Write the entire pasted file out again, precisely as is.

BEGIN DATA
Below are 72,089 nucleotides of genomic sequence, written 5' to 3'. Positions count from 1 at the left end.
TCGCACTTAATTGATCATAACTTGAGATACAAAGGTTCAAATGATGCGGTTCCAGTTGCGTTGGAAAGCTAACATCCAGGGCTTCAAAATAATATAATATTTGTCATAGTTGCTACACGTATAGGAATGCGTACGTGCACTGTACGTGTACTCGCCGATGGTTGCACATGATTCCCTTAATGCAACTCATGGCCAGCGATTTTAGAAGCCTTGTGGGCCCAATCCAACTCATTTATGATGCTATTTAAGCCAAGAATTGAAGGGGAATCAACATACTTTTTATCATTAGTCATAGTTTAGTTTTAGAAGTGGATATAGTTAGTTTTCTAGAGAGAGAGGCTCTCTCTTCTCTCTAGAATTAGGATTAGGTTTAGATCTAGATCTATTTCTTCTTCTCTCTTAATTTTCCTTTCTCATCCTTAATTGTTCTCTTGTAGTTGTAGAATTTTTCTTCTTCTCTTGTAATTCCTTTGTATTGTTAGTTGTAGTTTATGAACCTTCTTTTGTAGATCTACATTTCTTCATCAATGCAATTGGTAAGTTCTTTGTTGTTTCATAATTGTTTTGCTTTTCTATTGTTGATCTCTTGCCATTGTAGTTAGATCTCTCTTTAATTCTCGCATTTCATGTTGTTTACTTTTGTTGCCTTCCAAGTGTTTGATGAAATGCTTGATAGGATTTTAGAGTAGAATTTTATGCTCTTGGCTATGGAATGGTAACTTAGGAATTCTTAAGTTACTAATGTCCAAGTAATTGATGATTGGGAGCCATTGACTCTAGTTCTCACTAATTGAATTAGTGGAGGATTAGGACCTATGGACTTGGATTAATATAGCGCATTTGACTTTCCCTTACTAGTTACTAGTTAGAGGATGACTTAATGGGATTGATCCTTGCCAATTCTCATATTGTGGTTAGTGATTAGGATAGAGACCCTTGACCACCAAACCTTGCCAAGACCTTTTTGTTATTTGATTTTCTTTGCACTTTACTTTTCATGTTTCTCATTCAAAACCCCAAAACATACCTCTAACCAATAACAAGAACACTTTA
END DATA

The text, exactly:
Below are 72,089 nucleotides of genomic sequence, written 5' to 3'. Positions count from 1 at the left end.
TCGCACTTAATTGATCATAACTTGAGATACAAAGGTTCAAATGATGCGGTTCCAGTTGCGTTGGAAAGCTAACATCCAGGGCTTCAAAATAATATAATATTTGTCATAGTTGCTACACGTATAGGAATGCGTACGTGCACTGTACGTGTACTCGCCGATGGTTGCACATGATTCCCTTAATGCAACTCATGGCCAGCGATTTTAGAAGCCTTGTGGGCCCAATCCAACTCATTTATGATGCTATTTAAGCCAAGAATTGAAGGGGAATCAACATACTTTTTATCATTAGTCATAGTTTAGTTTTAGAAGTGGATATAGTTAGTTTTCTAGAGAGAGAGGCTCTCTCTTCTCTCTAGAATTAGGATTAGGTTTAGATCTAGATCTATTTCTTCTTCTCTCTTAATTTTCCTTTCTCATCCTTAATTGTTCTCTTGTAGTTGTAGAATTTTTCTTCTTCTCTTGTAATTCCTTTGTATTGTTAGTTGTAGTTTATGAACCTTCTTTTGTAGATCTACATTTCTTCATCAATGCAATTGGTAAGTTCTTTGTTGTTTCATAATTGTTTTGCTTTTCTATTGTTGATCTCTTGCCATTGTAGTTAGATCTCTCTTTAATTCTCGCATTTCATGTTGTTTACTTTTGTTGCCTTCCAAGTGTTTGATGAAATGCTTGATAGGATTTTAGAGTAGAATTTTATGCTCTTGGCTATGGAATGGTAACTTAGGAATTCTTAAGTTACTAATGTCCAAGTAATTGATGATTGGGAGCCATTGACTCTAGTTCTCACTAATTGAATTAGTGGAGGATTAGGACCTATGGACTTGGATTAATATAGCGCATTTGACTTTCCCTTACTAGTTACTAGTTAGAGGATGACTTAATGGGATTGATCCTTGCCAATTCTCATATTGTGGTTAGTGATTAGGATAGAGACCCTTGACCACCAAACCTTGCCAAGACCTTTTTGTTATTTGATTTTCTTTGCACTTTACTTTTCATGTTTCTCATTCAAAACCCCAAAACATACCTCTAACCAATAACAAGAACACTTTA